The relationship between obstructive sleep apnea (OSA) and the risk of nocturia remains unclear. Therefore, we sought to identify whether or not OSA affects the incidence of nocturia.
A thorough literature search was executed in September 1st 2018 from PubMed, Web of Science database, and Embase. We used DerSimonian and Laird random-effects to calculate the pooled relative ratio (RR).
Total of 13 studies met inclusion criteria and in total comprised, 406 patients and 9518 controls. There was a significant association between OSA and the risk of nocturia (RR = 1.41, 95% CI 1.26–1.59). Through subgroup analysis by different severity of OSA, we found patients who had severe OSA were at high risk of nocturia. Through another subgroup analysis, we found a statistically significant association between OSA and risk of nocturia in the men (RR = 1.487, 95% CI 1.087–2.034, P = 0.013). However, there was no significant relationship between OSA and nocturia in the women (RR = 1.537, 95% CI 0.831–2.842, P > 0.05). Subgroup analysis of different diagnostic methods indicated that OSA was significantly associated with the risk of nocturia regardless what method was used to diagnose OSA (P < 0.05).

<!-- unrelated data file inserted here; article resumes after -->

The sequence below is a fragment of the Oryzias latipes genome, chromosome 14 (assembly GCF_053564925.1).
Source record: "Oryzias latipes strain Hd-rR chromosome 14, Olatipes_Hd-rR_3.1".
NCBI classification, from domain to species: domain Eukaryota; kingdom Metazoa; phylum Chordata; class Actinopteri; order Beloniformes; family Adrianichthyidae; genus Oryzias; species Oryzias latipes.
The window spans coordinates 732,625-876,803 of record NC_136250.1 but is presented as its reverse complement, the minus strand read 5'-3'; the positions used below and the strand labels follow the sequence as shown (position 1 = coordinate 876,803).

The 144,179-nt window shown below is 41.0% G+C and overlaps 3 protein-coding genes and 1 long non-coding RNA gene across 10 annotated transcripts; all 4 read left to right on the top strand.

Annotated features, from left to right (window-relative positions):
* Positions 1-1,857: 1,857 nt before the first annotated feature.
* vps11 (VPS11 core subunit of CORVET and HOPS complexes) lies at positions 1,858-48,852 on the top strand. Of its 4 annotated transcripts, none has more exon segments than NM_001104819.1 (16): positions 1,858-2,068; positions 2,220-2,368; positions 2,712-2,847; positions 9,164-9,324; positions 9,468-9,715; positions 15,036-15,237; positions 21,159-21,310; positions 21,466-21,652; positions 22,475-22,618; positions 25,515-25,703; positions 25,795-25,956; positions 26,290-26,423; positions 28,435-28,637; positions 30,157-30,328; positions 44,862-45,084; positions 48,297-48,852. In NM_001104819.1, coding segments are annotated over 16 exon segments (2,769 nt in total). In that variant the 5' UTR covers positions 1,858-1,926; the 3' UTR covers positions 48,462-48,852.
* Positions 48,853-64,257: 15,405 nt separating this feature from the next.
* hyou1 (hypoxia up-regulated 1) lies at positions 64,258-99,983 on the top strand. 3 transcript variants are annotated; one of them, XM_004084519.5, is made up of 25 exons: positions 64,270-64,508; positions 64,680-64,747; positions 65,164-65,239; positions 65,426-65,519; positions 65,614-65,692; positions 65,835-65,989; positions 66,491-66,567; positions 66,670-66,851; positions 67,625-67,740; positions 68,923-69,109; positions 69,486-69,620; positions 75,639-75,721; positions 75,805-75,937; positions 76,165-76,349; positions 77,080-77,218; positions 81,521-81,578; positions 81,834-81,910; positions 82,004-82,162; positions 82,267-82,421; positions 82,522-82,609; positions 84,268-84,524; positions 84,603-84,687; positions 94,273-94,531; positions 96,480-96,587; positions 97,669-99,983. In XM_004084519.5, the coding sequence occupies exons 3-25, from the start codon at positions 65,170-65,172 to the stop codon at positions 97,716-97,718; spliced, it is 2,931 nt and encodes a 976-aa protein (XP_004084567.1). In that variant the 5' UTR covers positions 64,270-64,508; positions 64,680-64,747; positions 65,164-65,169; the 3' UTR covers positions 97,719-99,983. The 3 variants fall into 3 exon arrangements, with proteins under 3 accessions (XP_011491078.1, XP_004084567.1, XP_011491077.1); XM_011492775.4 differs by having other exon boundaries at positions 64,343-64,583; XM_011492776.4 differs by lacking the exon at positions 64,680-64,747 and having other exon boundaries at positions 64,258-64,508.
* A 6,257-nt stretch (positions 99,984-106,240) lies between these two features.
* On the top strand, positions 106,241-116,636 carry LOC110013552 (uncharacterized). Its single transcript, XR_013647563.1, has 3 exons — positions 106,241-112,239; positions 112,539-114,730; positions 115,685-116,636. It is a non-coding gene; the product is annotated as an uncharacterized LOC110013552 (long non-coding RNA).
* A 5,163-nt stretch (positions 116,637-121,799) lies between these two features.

The findings suggest that men with OSA have a high incidence of nocturia. A large multicenter study may be useful to explore the relationship between OSA and nocturia, in order to elucidate its causes.